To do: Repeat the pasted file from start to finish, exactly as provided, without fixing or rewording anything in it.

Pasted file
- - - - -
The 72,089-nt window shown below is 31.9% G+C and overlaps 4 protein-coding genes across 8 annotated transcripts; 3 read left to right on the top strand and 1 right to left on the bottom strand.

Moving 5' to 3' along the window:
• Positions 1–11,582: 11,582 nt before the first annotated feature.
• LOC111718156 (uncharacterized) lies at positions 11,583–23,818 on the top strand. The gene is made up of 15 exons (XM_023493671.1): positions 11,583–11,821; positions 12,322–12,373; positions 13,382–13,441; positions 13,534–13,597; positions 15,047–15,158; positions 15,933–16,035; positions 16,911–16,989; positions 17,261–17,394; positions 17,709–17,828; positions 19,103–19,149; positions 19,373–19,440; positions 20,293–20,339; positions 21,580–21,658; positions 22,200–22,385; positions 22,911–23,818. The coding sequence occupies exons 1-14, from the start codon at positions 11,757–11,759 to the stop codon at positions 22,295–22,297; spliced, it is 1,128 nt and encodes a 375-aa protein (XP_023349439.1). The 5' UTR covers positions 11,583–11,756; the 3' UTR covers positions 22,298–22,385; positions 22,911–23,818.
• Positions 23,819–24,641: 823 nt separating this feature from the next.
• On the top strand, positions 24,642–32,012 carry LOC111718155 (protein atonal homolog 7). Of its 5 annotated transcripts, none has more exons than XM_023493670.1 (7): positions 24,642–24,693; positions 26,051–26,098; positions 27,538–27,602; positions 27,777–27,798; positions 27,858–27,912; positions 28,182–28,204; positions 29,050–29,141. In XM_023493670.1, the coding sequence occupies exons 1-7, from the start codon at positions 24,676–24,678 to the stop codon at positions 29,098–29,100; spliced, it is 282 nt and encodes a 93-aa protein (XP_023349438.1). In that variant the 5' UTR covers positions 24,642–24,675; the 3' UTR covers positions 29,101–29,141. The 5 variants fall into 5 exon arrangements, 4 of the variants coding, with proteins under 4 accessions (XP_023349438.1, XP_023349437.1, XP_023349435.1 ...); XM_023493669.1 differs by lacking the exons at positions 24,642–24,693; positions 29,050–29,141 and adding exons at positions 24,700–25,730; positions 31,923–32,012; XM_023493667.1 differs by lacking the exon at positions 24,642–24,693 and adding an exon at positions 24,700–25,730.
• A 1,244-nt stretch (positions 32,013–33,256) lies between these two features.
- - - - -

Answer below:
The 72,089-nt window shown below is 31.9% G+C and overlaps 4 protein-coding genes across 8 annotated transcripts; 3 read left to right on the top strand and 1 right to left on the bottom strand.

Moving 5' to 3' along the window:
• Positions 1–11,582: 11,582 nt before the first annotated feature.
• LOC111718156 (uncharacterized) lies at positions 11,583–23,818 on the top strand. The gene is made up of 15 exons (XM_023493671.1): positions 11,583–11,821; positions 12,322–12,373; positions 13,382–13,441; positions 13,534–13,597; positions 15,047–15,158; positions 15,933–16,035; positions 16,911–16,989; positions 17,261–17,394; positions 17,709–17,828; positions 19,103–19,149; positions 19,373–19,440; positions 20,293–20,339; positions 21,580–21,658; positions 22,200–22,385; positions 22,911–23,818. The coding sequence occupies exons 1-14, from the start codon at positions 11,757–11,759 to the stop codon at positions 22,295–22,297; spliced, it is 1,128 nt and encodes a 375-aa protein (XP_023349439.1). The 5' UTR covers positions 11,583–11,756; the 3' UTR covers positions 22,298–22,385; positions 22,911–23,818.
• Positions 23,819–24,641: 823 nt separating this feature from the next.
• On the top strand, positions 24,642–32,012 carry LOC111718155 (protein atonal homolog 7). Of its 5 annotated transcripts, none has more exons than XM_023493670.1 (7): positions 24,642–24,693; positions 26,051–26,098; positions 27,538–27,602; positions 27,777–27,798; positions 27,858–27,912; positions 28,182–28,204; positions 29,050–29,141. In XM_023493670.1, the coding sequence occupies exons 1-7, from the start codon at positions 24,676–24,678 to the stop codon at positions 29,098–29,100; spliced, it is 282 nt and encodes a 93-aa protein (XP_023349438.1). In that variant the 5' UTR covers positions 24,642–24,675; the 3' UTR covers positions 29,101–29,141. The 5 variants fall into 5 exon arrangements, 4 of the variants coding, with proteins under 4 accessions (XP_023349438.1, XP_023349437.1, XP_023349435.1 ...); XM_023493669.1 differs by lacking the exons at positions 24,642–24,693; positions 29,050–29,141 and adding exons at positions 24,700–25,730; positions 31,923–32,012; XM_023493667.1 differs by lacking the exon at positions 24,642–24,693 and adding an exon at positions 24,700–25,730.
• A 1,244-nt stretch (positions 32,013–33,256) lies between these two features.